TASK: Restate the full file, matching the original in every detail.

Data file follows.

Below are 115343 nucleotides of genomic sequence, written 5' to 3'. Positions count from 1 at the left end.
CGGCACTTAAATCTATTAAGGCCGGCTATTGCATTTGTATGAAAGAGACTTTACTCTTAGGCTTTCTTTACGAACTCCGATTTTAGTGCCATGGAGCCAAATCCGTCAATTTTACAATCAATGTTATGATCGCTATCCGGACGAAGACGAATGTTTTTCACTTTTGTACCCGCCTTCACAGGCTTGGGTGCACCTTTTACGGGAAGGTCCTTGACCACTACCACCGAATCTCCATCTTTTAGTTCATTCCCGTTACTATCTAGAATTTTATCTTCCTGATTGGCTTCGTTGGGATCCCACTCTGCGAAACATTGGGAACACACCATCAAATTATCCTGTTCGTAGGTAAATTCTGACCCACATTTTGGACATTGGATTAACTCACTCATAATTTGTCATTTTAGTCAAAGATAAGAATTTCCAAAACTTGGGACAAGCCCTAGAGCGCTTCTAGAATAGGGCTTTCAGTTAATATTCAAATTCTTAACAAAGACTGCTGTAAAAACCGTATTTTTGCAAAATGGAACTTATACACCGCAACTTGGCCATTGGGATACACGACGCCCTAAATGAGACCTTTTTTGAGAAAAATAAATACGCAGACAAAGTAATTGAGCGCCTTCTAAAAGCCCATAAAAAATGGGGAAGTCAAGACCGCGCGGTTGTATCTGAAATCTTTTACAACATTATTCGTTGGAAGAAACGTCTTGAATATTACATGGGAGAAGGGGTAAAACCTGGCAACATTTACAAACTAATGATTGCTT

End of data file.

Below are 115343 nucleotides of genomic sequence, written 5' to 3'. Positions count from 1 at the left end.
CGGCACTTAAATCTATTAAGGCCGGCTATTGCATTTGTATGAAAGAGACTTTACTCTTAGGCTTTCTTTACGAACTCCGATTTTAGTGCCATGGAGCCAAATCCGTCAATTTTACAATCAATGTTATGATCGCTATCCGGACGAAGACGAATGTTTTTCACTTTTGTACCCGCCTTCACAGGCTTGGGTGCACCTTTTACGGGAAGGTCCTTGACCACTACCACCGAATCTCCATCTTTTAGTTCATTCCCGTTACTATCTAGAATTTTATCTTCCTGATTGGCTTCGTTGGGATCCCACTCTGCGAAACATTGGGAACACACCATCAAATTATCCTGTTCGTAGGTAAATTCTGACCCACATTTTGGACATTGGATTAACTCACTCATAATTTGTCATTTTAGTCAAAGATAAGAATTTCCAAAACTTGGGACAAGCCCTAGAGCGCTTCTAGAATAGGGCTTTCAGTTAATATTCAAATTCTTAACAAAGACTGCTGTAAAAACCGTATTTTTGCAAAATGGAACTTATACACCGCAACTTGGCCATTGGGATACACGACGCCCTAAATGAGACCTTTTTTGAGAAAAATAAATACGCAGACAAAGTAATTGAGCGCCTTCTAAAAGCCCATAAAAAATGGGGAAGTCAAGACCGCGCGGTTGTATCTGAAATCTTTTACAACATTATTCGTTGGAAGAAACGTCTTGAATATTACATGGGAGAAGGGGTAAAACCTGGCAACATTTACAAACTAATGATTGCTT